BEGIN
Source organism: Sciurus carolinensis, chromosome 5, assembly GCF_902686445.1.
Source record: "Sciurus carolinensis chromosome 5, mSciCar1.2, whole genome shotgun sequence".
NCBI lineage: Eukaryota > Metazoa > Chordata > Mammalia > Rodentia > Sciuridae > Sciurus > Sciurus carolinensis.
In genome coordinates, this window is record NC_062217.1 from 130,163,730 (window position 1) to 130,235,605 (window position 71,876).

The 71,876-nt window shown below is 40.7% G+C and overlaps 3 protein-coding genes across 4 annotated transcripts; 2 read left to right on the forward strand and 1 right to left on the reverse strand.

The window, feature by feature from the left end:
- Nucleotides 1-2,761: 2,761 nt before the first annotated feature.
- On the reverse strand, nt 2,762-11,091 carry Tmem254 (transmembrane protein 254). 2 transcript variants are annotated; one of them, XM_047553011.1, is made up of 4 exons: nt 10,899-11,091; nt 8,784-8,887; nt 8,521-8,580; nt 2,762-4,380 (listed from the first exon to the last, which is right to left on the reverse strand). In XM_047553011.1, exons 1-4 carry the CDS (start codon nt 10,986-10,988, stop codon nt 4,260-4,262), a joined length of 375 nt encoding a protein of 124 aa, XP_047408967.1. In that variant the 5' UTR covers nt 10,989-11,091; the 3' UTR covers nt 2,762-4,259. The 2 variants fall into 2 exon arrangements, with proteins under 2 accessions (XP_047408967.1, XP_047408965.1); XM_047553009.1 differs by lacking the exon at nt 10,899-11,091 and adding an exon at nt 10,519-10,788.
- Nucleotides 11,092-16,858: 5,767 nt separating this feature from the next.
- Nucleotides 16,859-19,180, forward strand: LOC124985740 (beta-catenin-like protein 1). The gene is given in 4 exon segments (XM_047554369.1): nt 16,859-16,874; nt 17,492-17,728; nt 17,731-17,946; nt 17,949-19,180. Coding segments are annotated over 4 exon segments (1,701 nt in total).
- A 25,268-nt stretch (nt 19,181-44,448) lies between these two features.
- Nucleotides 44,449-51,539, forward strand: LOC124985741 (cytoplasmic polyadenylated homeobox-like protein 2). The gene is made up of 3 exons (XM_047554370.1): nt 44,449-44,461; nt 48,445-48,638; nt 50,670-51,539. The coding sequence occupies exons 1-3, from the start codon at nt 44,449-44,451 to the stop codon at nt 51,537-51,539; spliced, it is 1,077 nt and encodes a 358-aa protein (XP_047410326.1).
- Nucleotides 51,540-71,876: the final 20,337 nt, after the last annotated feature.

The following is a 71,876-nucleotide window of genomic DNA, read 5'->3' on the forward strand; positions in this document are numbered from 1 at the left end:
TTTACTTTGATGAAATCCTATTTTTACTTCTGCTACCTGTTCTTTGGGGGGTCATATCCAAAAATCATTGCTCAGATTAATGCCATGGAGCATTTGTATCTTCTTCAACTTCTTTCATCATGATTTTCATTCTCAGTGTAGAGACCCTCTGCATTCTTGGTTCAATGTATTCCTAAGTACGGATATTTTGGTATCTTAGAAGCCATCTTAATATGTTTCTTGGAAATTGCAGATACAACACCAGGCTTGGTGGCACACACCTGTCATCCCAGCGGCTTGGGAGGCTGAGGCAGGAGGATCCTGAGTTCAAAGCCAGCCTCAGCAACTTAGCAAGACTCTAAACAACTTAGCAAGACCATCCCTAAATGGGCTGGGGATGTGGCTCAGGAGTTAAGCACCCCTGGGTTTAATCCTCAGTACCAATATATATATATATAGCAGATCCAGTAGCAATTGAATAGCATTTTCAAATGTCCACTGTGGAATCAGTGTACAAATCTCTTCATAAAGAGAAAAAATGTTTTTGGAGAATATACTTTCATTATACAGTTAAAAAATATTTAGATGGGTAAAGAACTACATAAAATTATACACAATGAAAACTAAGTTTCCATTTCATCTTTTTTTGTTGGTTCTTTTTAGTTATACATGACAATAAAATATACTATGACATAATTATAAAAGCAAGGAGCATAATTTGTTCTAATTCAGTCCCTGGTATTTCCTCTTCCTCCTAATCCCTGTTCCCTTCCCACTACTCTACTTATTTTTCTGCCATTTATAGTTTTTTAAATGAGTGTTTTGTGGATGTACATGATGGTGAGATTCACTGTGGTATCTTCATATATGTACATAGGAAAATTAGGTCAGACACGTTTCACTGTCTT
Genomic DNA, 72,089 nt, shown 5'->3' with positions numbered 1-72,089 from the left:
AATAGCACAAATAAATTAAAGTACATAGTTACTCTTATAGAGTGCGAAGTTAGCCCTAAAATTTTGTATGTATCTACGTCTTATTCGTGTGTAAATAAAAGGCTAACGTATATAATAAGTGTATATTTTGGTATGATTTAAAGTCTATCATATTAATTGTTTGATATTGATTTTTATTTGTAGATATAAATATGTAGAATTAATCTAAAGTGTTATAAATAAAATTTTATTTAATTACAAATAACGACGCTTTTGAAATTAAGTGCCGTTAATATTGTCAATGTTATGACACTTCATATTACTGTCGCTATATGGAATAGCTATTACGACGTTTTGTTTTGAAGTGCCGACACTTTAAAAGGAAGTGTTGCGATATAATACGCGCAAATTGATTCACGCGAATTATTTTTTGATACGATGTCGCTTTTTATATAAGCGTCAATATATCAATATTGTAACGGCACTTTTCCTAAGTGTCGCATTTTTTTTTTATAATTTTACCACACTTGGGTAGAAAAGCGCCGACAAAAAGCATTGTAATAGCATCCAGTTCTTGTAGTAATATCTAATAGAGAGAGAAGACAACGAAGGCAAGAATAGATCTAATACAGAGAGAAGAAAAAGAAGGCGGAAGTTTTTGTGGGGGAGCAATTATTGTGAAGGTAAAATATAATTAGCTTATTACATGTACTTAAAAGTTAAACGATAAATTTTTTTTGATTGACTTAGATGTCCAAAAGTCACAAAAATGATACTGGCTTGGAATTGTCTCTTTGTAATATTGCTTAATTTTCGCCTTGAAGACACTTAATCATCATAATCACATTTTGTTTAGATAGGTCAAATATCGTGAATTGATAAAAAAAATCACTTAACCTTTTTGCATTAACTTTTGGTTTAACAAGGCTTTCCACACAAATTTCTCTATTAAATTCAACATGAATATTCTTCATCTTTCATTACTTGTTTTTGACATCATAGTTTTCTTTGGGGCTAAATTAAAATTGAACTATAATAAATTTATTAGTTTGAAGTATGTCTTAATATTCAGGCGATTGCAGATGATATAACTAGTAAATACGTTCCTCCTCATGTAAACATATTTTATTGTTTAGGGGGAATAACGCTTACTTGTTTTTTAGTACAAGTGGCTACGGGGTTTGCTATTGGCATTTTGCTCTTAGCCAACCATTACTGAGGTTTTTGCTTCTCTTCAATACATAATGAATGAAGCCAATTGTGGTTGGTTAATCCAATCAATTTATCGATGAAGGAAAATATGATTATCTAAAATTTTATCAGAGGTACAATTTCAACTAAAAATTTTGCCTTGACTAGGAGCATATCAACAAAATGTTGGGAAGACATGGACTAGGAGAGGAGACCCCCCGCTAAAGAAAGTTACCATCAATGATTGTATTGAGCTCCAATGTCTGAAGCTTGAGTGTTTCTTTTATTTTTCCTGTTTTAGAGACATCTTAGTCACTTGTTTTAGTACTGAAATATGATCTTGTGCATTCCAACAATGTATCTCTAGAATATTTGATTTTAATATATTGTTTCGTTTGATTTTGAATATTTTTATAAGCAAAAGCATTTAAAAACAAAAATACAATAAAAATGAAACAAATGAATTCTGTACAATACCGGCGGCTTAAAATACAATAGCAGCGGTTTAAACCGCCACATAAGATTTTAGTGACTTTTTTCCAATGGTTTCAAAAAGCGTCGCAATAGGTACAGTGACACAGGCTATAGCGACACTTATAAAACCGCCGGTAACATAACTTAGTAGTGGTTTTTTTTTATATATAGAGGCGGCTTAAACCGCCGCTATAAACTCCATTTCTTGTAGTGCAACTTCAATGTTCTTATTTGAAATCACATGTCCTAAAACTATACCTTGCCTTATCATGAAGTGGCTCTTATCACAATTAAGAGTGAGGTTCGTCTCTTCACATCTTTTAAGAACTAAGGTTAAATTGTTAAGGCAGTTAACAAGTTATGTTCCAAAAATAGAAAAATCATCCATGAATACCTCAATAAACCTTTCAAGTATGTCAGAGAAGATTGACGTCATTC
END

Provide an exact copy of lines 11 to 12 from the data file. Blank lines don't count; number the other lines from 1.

- A 25,268-nt stretch (nt 19,181-44,448) lies between these two features.
- Nucleotides 44,449-51,539, forward strand: LOC124985741 (cytoplasmic polyadenylated homeobox-like protein 2). The gene is made up of 3 exons (XM_047554370.1): nt 44,449-44,461; nt 48,445-48,638; nt 50,670-51,539. The coding sequence occupies exons 1-3, from the start codon at nt 44,449-44,451 to the stop codon at nt 51,537-51,539; spliced, it is 1,077 nt and encodes a 358-aa protein (XP_047410326.1).